As you know I share a lot of the same impulses as you -- if I join a group I feel I need to be active, etc. So I'm in total agreement with what you're saying here, and I'm definitely appreciative of being able to learn from your experience!

But I wanted to bring up one moral purity argument which has probably been around for decades, and seems to come up with frustrating regularity: the question of whether stealing office supplies is wrong.

I'm always uncomfortable with others' acts of subservience towards their employers, and I try very hard not to engage in them myself (while maintaining a successful career -- it's a balancing act, definitely). It pisses me off that the question is always asked in a moral vacuum, to conveniently force the worker to admit that, yes, the use of company supplies for non-company purposes is stealing. And from there we can extrapolate that use of company time (like commenting on blog posts!), company resources, or anything else for non-company purposes is also theft, and the worker is always guilty.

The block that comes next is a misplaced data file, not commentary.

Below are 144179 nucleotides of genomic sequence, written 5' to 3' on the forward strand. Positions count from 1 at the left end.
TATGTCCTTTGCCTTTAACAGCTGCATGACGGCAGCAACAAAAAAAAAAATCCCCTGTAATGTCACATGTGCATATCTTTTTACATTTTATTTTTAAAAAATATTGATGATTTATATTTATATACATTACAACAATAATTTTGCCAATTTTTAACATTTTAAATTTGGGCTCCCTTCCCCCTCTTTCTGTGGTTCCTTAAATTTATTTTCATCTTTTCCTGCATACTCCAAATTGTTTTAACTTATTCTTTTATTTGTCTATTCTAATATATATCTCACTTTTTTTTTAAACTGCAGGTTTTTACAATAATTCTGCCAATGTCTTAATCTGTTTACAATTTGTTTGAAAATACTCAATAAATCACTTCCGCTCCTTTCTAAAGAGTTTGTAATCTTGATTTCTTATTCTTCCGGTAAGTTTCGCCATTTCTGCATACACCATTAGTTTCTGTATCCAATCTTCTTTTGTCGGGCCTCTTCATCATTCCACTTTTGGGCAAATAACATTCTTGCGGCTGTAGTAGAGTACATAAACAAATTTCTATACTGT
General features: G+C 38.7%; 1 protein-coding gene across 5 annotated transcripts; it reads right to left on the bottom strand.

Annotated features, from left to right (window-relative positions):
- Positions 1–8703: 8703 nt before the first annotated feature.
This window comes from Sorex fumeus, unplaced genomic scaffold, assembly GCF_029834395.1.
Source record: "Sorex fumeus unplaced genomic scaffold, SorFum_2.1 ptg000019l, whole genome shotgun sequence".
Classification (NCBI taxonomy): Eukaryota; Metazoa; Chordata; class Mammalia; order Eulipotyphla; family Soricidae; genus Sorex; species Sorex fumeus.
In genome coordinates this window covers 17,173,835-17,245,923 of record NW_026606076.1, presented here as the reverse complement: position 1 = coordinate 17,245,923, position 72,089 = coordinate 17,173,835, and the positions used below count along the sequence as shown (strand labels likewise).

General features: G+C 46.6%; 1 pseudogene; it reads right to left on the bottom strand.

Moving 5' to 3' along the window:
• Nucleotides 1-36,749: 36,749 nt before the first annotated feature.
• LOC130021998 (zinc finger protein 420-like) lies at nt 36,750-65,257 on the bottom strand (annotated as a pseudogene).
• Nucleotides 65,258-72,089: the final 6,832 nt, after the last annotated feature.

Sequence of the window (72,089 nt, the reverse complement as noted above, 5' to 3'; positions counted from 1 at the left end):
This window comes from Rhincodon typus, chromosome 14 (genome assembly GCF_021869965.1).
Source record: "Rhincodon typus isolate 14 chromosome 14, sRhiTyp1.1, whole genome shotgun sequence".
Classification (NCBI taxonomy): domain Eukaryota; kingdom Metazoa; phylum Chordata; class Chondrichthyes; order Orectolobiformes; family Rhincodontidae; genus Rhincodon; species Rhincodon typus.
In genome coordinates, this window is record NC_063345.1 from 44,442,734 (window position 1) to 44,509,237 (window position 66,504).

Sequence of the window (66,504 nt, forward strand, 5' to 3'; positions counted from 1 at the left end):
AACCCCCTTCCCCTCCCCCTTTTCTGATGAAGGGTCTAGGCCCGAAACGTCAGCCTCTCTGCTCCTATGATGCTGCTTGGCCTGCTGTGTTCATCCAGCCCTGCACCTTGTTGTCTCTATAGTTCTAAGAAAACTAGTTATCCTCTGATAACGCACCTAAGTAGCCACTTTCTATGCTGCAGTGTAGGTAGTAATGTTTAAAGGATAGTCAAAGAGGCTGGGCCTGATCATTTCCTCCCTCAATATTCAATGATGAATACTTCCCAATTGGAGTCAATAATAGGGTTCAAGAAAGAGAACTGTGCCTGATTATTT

It's like a moral urban legend, intended to use fear and guilt to make people act in socially acceptable ways. It bugs the crap out of me.

Anyhow, enough from me for now. We should continue this conversation later during the designated break period. Sincerely, Homer Simpson.

L-girl said...

But I wanted to bring up one moral purity argument which has probably been around for decades, and seems to come up with frustrating regularity: the question of whether stealing office supplies is wrong.

M@, I never thought of that issue as being part of this discussion - very cool.

It's especially relevant as my day jobs have usually been working for companies that rob the people and the planet and get rich in the bargain.

As you know I share a lot of the same impulses as you -- if I join a group I feel I need to be active, etc. So I'm in total agreement with what you're saying here, and I'm definitely appreciative of being able to learn from your experience!